Reliability Mathematics in Mathematica
September 30, 2013 — Johan Rhodin, Kernel Developer, Mathematica Algorithm R&D
What is the cost of extending a warranty for a car? I’d be interested to know, since my car broke down just past the 100,000 mile marker on a road trip through America. With Mathematica 9 comes complete functionality for reliability analysis that can help us analyze systems like cars. I thought it might be worthwhile to take Mathematica for a spin and look at how some technical systems can be modeled and analyzed.
As an example, take the engine of my Mitsubishi Diamante. In order to work, the Mitsubishi V6 engine needs spark plugs, gasoline direct injection, and a timing belt. This can be modeled with ReliabilityDistribution:
The function ReliabilityDistribution takes two arguments: a Boolean expression describing the layout of the system and probability distributions describing the individual components’ lifetimes. I’m using ∧ for the And operator in the above input; Mathematica can handle “And,” ” ∧,” and “&&” for the And operator and similarly, “∨,” “||,” and “Or” for the Or operator.
The lifetime distributions can be the typical distributions used in the field, such as Weibull, exponential, gamma, log-normal, Erlang, Birnbaum–Saunders, and many more. Here I’m using both the Weibull and the exponential distributions and assuming that the average failure of the gasoline direct injection system occurs at around 220,000 miles, 75,000 miles for the timing belt, and 145,000 miles for the spark plugs.
Now I can easily query the system for various properties such as the mean time to failure (MTTF), which is about 53,000 miles:
Or plot the survival function, sometimes called the reliability function.
In short, all of the probability and statistics functions work with ReliabilityDistribution.
Another subsystem of my car that I recently had to familiarize myself with is the rear lighting system. This system will fail if the light bulb burns out, the fuse blows, or the electrical wires are broken. This failure-oriented approach can be modeled with a FailureDistribution.
Here I’m using three different failure rates for the light bulbs, the fuse, and the wires. The coefficients in front of the parameter λ reflect my experience that the bulbs blow more often than the fuses, which in turn are less prone to faults than the wires. I’ll keep λ, the failure rate in months, symbolic to start with and use numeric values when needed.
Just as with the ReliabilityDistribution, I can calculate properties for this system. Symbolic computations are of course directly supported. Here is the probability that the system fails before time t==1/2.
To create more elaborate models, I usually structure my models into hierarchies. So if I want to model both the front and the rear lights, I can do that with a hierarchical system by combining two ReliabilityDistributions into one, separating them by a Boolean expression—in this case an And operation.
By setting λ to 100 months, I can plot the survival function for the system:
My car is also equipped with a traction control system and anti-lock braking system (ABS). If the ABS fails, the car reverts to using the regular braking system. This fallback mechanism can be modeled with a StandbyDistribution. For the ABS to work, both the electronic control unit (ECU) and the two wheel sensors need to work.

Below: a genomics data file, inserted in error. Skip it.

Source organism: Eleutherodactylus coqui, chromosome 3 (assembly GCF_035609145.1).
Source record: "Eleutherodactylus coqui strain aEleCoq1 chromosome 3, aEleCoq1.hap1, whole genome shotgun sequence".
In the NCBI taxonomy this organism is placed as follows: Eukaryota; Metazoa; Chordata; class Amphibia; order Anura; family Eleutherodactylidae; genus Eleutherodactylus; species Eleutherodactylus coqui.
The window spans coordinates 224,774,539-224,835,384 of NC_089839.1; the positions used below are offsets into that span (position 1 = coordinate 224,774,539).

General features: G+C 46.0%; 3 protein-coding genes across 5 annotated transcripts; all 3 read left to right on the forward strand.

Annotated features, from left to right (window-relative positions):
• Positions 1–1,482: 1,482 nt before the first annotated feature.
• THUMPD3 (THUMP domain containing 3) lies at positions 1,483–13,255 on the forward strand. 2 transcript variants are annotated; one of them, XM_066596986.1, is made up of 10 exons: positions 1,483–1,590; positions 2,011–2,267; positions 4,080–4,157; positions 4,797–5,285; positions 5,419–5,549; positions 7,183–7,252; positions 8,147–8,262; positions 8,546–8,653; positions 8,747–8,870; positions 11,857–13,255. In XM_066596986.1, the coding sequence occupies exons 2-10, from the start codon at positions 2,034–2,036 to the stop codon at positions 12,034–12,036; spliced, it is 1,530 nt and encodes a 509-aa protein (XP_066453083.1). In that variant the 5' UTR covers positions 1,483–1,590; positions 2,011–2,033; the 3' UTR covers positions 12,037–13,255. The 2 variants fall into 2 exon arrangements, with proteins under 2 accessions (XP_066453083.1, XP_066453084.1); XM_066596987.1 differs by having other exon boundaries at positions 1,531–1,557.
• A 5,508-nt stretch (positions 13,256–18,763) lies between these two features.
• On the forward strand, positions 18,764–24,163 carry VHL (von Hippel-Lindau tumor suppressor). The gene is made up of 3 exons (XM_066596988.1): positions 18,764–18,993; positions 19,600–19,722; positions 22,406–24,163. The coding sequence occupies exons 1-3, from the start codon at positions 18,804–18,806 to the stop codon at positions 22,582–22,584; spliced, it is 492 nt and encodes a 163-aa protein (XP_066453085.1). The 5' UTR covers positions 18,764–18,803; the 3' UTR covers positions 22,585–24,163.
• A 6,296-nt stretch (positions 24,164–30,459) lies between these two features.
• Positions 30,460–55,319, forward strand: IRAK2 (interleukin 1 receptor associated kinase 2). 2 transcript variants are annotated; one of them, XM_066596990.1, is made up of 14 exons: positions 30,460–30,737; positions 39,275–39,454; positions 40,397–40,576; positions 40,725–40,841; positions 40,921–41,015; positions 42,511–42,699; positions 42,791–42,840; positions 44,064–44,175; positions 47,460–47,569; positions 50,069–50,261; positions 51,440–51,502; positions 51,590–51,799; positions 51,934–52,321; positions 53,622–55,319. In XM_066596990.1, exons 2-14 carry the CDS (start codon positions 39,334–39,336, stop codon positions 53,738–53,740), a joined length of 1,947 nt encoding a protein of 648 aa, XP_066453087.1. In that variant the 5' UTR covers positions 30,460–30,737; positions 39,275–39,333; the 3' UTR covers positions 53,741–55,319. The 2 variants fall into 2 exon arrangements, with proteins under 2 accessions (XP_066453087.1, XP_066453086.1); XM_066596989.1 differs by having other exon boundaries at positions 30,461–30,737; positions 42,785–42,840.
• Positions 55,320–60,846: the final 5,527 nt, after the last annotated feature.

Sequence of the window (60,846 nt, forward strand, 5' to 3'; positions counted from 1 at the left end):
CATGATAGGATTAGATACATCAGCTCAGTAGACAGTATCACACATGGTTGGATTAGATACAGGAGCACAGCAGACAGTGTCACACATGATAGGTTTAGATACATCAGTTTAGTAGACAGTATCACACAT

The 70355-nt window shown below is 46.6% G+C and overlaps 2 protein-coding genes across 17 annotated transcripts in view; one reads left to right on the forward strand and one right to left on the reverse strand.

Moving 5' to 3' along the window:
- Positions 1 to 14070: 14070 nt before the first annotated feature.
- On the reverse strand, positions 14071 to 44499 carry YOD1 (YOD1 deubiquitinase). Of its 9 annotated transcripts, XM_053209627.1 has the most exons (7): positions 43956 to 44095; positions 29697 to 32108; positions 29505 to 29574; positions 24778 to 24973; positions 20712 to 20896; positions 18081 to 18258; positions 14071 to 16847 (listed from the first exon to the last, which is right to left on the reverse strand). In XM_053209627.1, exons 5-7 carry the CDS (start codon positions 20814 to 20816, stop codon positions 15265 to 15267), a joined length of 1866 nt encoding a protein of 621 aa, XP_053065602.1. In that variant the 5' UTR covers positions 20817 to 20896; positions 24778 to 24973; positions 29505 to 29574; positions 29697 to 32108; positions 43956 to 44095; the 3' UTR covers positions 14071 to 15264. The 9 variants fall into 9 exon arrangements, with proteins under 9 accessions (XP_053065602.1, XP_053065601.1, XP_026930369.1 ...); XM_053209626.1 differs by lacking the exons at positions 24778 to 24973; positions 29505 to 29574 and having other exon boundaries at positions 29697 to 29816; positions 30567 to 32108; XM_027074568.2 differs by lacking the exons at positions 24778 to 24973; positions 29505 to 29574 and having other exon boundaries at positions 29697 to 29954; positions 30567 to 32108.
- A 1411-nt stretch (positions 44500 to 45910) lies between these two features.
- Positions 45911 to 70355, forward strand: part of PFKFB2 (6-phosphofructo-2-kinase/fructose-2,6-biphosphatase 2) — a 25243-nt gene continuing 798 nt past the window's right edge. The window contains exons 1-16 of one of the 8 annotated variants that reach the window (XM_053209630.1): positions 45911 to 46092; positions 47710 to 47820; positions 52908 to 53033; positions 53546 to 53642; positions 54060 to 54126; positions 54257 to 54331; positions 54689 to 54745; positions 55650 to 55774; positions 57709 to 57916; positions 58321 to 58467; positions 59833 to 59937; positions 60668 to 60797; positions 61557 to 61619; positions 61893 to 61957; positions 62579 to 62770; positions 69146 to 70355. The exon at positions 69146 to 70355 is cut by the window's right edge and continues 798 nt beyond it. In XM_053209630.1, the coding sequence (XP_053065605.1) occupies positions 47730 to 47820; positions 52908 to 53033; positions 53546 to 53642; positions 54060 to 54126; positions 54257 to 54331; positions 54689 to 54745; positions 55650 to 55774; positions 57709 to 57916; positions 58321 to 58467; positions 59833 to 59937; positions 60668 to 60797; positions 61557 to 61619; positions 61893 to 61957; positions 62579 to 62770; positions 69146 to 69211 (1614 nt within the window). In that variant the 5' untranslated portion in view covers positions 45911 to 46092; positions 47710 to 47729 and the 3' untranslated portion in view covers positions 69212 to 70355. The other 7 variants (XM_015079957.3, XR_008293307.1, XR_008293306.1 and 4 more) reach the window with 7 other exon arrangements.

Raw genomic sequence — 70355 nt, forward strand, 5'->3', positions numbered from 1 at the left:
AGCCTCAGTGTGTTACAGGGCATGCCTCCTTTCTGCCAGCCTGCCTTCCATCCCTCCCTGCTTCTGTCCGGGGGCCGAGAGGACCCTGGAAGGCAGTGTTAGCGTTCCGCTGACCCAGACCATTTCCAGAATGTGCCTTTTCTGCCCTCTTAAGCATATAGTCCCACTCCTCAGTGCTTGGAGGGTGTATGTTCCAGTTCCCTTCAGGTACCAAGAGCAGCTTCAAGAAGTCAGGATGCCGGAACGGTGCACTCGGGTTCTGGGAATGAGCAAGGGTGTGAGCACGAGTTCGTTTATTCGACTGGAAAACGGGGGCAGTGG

I start with creating a reliability distribution for the ABS and with two separate symbolic failure rates λ1 and λ2.
Then I can create a distribution for how the complete brake system works.
on the standard brakes if the ABS systems breaks.
OK, so say I have the components, their lifetimes, and their configuration. Now how do I find out which components to improve? This question is exactly what the so-called importance measures are for. As an example, I’ll look at my anti-lock braking system and figure out which components to improve.
Improvement importance (sometimes also called improvement potential) describes how much the survival function of a component would increase if it were replaced by a perfect component, making it easy to see which components to increase the reliability of. If you have economic data, it’s also easy to make economically sound decisions. The improvement importance is a relative measure, so for a figure to make sense, it has to be put in context with the other components in the system.
In this case, it’s not surprising to see that the left- and right-wheel sensors show the same importance (they have the same structural importance and the same lifetime distribution). By adding some numbers to the failure rates, assuming the sensor breaks on average after 10,000 hours and the ECU after 25,000 hours, I can plot the system.
Given these numbers, one should first improve the sensors before improving the ECU, since they show higher improvement potential throughout. This agrees with my and other Diamante owners’ experience, when my sensors have failed while the ECU is fine. The sensors are easy to replace, but (relatively) expensive.
Finally, let’s return to my opening question and the pricing of warranty policies. What should an extension of the warranty from 100,000 miles to 150,000 miles cost?
With a mean cost of repair at $1,000, it would turn out to be around $96:
If you are interested in learning about the capabilities of the reliability functionality in Mathematica, you can watch this presentation I did at last year’s Wolfram Technology Conference.
Or go right to the documentation.